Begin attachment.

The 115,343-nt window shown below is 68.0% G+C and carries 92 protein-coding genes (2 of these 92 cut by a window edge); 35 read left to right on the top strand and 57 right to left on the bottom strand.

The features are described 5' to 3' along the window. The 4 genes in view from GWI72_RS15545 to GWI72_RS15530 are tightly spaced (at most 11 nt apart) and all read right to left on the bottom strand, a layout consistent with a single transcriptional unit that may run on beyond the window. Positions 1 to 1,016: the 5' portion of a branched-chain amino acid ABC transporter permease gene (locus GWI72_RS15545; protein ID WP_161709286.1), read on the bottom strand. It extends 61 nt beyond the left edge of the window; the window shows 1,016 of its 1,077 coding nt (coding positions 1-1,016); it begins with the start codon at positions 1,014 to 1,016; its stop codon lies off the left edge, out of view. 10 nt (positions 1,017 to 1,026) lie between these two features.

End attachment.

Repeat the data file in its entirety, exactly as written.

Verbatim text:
The 115,343-nt window shown below is 68.0% G+C and carries 92 protein-coding genes (2 of these 92 cut by a window edge); 35 read left to right on the top strand and 57 right to left on the bottom strand.

The features are described 5' to 3' along the window. The 4 genes in view from GWI72_RS15545 to GWI72_RS15530 are tightly spaced (at most 11 nt apart) and all read right to left on the bottom strand, a layout consistent with a single transcriptional unit that may run on beyond the window. Positions 1 to 1,016: the 5' portion of a branched-chain amino acid ABC transporter permease gene (locus GWI72_RS15545; protein ID WP_161709286.1), read on the bottom strand. It extends 61 nt beyond the left edge of the window; the window shows 1,016 of its 1,077 coding nt (coding positions 1-1,016); it begins with the start codon at positions 1,014 to 1,016; its stop codon lies off the left edge, out of view. 10 nt (positions 1,017 to 1,026) lie between these two features.